The Great Australian Bee Challenge
The great Australian Bee Challenge was a multi-part documentary by Catalyst which featured Paul West as host. The documentary episodes discussed the most recent science discoveries about bee behaviour, brains and communication ad followed four everyday Australia families and bee keepers whilst they maintained a honeybee hive.
Catalyst’s documentary episode, Bionic Revolution explored the lives of Australians who used artificial body parts and the scientists on the forefront of the latest and more advanced bionics work which aims to merge biology with technology. The episode discusses the upcoming bionic revolution and what it could mean for the worlds future.
Catalyst’s feeding Australia documentary episode discussed the implications of a growing population on food supply. By 2050 Australia’s population is expected to hit 40 million, the episode discusses the need to find sustainable food sources and the challenged of feeding a large population. Chef Paul West and Nutritionist Professor Clare Collins are featured in the episode to talk with the food producers and scientists making breakthroughs in the field. The episode attracted some controversy after an ACMA report disputed some of the assertions made in the episode and claimed it lacked impartiality. The dispute was in relation to information about the beef farming industry in the episode. The ABC responded to respectfully disagree with the ACMA assertions about the program being misleading.
The secret to making better decisions
Catalyst aired a fascinating episode that centred on Mathematician Lily Serna as she looked at how algorithms could help people to make better choices and decisions.
Staff on the Catalyst
The program regularly features several specialised science journalists, science communicators and producers of different specialisations. Some of the staff on the show include;
Dr Maryanne Demasi, a science journalist and medical research scientist, Professor Alan Duffy an astronomer, Professor Tim Flannery, a palaeontologist and environmental activist, Dr Joanna McMillan, a dietician, Dr Shalin Naik, a stem cell biologist and many more.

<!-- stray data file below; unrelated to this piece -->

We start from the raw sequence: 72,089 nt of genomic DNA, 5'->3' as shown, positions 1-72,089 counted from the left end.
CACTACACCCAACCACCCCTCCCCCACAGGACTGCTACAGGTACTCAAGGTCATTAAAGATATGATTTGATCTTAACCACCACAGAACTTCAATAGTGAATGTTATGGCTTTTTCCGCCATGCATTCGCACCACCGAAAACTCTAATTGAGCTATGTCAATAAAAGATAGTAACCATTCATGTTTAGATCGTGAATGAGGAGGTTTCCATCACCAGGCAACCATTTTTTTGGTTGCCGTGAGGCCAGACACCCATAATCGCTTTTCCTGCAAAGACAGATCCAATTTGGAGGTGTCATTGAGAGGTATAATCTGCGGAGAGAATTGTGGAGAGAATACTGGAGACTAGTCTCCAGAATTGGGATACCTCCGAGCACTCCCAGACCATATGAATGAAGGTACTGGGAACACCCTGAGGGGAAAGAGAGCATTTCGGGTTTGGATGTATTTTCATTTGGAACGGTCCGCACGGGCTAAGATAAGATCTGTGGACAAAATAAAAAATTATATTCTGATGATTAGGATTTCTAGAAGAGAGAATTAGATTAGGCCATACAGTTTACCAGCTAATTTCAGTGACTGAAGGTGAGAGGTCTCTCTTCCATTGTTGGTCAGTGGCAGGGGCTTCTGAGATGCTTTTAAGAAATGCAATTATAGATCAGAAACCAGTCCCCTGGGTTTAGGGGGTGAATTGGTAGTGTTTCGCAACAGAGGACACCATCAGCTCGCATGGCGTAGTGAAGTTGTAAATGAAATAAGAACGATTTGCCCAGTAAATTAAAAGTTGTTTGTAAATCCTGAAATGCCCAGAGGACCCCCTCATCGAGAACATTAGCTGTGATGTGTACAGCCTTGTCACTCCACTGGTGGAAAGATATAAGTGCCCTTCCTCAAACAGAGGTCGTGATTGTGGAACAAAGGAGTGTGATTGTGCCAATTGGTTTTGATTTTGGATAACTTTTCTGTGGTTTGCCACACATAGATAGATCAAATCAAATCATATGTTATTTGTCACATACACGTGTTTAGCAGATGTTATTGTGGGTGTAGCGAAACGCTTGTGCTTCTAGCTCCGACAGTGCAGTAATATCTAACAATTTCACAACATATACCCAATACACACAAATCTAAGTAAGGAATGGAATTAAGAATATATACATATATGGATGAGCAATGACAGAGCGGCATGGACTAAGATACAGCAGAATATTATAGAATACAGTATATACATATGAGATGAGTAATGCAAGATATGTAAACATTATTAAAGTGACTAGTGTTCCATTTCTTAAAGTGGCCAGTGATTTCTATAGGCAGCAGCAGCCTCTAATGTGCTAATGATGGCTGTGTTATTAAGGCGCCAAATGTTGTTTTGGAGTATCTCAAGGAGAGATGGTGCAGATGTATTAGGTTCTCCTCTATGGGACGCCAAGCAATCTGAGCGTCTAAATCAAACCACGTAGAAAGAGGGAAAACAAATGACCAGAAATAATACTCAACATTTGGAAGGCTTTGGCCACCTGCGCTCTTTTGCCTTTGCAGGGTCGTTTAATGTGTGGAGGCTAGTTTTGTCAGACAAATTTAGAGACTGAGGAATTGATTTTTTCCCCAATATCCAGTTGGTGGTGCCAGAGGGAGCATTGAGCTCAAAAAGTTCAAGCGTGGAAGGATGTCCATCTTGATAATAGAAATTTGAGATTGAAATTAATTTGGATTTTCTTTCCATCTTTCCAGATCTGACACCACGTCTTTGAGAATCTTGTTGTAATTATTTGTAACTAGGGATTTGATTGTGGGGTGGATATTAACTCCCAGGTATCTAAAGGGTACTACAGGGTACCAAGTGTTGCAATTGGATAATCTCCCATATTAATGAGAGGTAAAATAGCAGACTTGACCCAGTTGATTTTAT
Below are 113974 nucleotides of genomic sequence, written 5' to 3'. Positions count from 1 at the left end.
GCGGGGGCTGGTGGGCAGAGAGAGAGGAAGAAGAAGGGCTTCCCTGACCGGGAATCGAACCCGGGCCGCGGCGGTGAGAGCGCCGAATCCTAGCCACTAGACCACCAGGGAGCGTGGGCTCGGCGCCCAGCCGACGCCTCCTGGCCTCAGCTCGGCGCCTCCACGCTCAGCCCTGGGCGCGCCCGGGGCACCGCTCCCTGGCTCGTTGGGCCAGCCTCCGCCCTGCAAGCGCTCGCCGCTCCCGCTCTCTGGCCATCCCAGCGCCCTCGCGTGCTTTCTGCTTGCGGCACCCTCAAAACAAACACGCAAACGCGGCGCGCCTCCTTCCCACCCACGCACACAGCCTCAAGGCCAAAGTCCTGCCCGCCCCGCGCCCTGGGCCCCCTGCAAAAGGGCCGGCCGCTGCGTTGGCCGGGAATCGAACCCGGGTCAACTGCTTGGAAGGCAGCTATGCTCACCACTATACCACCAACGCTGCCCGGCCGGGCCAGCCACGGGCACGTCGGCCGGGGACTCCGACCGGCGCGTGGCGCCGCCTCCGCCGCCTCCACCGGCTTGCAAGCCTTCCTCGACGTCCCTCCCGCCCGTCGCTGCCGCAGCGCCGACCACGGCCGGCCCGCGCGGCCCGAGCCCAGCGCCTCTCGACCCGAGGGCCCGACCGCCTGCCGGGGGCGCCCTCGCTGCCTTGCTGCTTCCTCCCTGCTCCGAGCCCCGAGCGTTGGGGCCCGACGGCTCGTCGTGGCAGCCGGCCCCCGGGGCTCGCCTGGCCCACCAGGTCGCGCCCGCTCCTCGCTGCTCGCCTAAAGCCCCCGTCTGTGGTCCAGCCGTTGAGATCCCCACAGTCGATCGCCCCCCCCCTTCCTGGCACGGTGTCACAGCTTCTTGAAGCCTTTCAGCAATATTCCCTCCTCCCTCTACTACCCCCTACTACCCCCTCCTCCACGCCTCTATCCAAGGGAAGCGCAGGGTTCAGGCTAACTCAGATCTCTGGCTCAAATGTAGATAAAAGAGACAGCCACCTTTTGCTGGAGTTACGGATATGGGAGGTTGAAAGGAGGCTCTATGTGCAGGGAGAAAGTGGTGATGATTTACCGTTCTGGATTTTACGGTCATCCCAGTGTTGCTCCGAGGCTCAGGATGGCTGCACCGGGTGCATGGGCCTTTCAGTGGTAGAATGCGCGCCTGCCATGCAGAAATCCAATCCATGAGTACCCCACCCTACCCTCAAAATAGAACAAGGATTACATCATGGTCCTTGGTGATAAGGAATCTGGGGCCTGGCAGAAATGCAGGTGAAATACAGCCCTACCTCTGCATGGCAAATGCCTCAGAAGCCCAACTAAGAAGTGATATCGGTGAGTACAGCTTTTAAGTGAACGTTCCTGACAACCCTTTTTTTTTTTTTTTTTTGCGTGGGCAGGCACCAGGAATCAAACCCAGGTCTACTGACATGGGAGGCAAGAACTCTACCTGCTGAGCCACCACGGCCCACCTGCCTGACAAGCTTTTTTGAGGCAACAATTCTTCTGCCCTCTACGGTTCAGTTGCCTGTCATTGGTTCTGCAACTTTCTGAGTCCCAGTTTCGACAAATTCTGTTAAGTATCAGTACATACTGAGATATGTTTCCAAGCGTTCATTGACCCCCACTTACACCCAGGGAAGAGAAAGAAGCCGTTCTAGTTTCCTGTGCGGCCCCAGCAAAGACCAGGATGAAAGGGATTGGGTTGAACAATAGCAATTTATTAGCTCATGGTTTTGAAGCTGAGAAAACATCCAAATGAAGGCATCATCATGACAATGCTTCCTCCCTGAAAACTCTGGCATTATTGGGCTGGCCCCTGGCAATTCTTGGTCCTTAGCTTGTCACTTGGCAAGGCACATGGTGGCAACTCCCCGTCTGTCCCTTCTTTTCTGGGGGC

Controversies surrounding Catalyst
The show attracted controversy of a series of episodes called Heart of the Matter (Parts 1 and 2) which were aired in 2013. The episode explored the link between saturated fat, cholesterol and heart disease and questioned how intrinsically interlinked the three factors were. The episode also explored the widespread use of anti-cholesterol drugs (called Statins). As a result it came under fire from the National Heart Foundation of Australia which estimate that almost 55,000 patients has ceased taking their medication in the wake of the episode. This was likely to have led to an increase in heart attacks and strokes over the next five years. In response ABC, removed the episode from its website in 2014 and conducted an internal review of the show. The review for that the second episode of the series had breached ABC’s own impartiality standards.
Another episode known as ‘Wi-Fried?’ was broadcast in 2016 and featured American epidemiologist Devra Davis, who discussed the controversial claims that electromagnetic radiation emitted by devices and the idea that is my increase the risk of brain cancer. The show was the target of a lot of criticism from local experts, viewers and scientists who disagreed with the episodes claim. The episode lead to calls for a review of the shows editorial process and prompted an investigation by the ABC. He episode was found to be in breach and the controversy led to the temporary suspension of Dr Maryanne Demasi. The episode was responsible for a number of format changes in the following season after the ABC review their plans for the strategy and direction of the show.